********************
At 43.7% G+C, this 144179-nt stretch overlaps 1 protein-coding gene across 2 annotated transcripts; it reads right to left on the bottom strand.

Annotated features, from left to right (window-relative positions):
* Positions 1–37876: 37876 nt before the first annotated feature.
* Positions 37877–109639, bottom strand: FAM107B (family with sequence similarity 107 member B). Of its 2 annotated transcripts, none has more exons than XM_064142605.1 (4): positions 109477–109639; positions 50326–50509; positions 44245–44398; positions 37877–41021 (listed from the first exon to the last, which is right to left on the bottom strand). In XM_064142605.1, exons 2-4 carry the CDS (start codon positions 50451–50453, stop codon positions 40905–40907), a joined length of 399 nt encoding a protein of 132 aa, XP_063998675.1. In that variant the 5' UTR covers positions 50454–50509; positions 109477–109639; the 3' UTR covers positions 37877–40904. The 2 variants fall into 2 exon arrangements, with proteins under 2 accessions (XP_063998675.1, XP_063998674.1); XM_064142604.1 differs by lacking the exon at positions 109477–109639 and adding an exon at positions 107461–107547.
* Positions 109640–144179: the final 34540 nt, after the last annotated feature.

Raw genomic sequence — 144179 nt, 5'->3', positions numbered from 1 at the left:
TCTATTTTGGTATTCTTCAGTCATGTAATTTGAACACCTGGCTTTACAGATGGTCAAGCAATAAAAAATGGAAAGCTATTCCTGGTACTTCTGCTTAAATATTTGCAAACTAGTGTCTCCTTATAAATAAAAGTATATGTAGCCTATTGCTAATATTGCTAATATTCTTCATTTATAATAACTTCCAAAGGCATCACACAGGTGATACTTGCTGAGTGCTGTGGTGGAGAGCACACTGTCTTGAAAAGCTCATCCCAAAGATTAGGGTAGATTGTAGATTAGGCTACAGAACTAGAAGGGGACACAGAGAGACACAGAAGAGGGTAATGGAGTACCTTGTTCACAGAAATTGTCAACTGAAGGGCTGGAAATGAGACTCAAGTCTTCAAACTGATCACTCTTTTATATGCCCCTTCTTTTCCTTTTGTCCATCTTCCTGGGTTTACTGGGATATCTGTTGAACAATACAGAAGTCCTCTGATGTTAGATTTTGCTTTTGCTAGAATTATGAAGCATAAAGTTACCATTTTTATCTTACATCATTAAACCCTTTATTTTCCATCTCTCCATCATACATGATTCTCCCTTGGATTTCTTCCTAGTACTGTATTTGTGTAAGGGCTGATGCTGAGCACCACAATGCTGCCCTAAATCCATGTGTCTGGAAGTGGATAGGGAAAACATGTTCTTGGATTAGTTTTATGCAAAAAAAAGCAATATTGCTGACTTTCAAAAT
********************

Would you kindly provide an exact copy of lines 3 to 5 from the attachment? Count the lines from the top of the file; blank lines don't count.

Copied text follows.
* Positions 1–37876: 37876 nt before the first annotated feature.
* Positions 37877–109639, bottom strand: FAM107B (family with sequence similarity 107 member B). Of its 2 annotated transcripts, none has more exons than XM_064142605.1 (4): positions 109477–109639; positions 50326–50509; positions 44245–44398; positions 37877–41021 (listed from the first exon to the last, which is right to left on the bottom strand). In XM_064142605.1, exons 2-4 carry the CDS (start codon positions 50451–50453, stop codon positions 40905–40907), a joined length of 399 nt encoding a protein of 132 aa, XP_063998675.1. In that variant the 5' UTR covers positions 50454–50509; positions 109477–109639; the 3' UTR covers positions 37877–40904. The 2 variants fall into 2 exon arrangements, with proteins under 2 accessions (XP_063998675.1, XP_063998674.1); XM_064142604.1 differs by lacking the exon at positions 109477–109639 and adding an exon at positions 107461–107547.
* Positions 109640–144179: the final 34540 nt, after the last annotated feature.